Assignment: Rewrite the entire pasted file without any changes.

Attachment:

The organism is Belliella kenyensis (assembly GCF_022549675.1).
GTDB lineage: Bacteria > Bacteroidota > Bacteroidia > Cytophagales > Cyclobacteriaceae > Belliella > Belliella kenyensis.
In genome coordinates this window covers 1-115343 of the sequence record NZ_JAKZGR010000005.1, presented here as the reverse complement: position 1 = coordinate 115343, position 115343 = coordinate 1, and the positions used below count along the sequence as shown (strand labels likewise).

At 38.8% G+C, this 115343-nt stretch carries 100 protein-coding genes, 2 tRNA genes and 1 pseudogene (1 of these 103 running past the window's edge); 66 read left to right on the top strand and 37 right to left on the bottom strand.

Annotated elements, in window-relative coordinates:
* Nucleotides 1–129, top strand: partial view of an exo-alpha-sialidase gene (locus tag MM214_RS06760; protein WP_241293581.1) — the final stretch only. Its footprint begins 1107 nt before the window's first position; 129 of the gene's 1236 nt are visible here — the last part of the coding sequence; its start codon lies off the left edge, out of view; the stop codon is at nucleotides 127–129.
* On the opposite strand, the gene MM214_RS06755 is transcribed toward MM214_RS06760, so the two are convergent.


The organism is Belliella kenyensis (assembly GCF_022549675.1).
GTDB lineage: Bacteria > Bacteroidota > Bacteroidia > Cytophagales > Cyclobacteriaceae > Belliella > Belliella kenyensis.
In genome coordinates this window covers 1-115343 of the sequence record NZ_JAKZGR010000005.1, presented here as the reverse complement: position 1 = coordinate 115343, position 115343 = coordinate 1, and the positions used below count along the sequence as shown (strand labels likewise).

At 38.8% G+C, this 115343-nt stretch carries 100 protein-coding genes, 2 tRNA genes and 1 pseudogene (1 of these 103 running past the window's edge); 66 read left to right on the top strand and 37 right to left on the bottom strand.

Annotated elements, in window-relative coordinates:
* Nucleotides 1–129, top strand: partial view of an exo-alpha-sialidase gene (locus tag MM214_RS06760; protein WP_241293581.1) — the final stretch only. Its footprint begins 1107 nt before the window's first position; 129 of the gene's 1236 nt are visible here — the last part of the coding sequence; its start codon lies off the left edge, out of view; the stop codon is at nucleotides 127–129.
* On the opposite strand, the gene MM214_RS06755 is transcribed toward MM214_RS06760, so the two are convergent.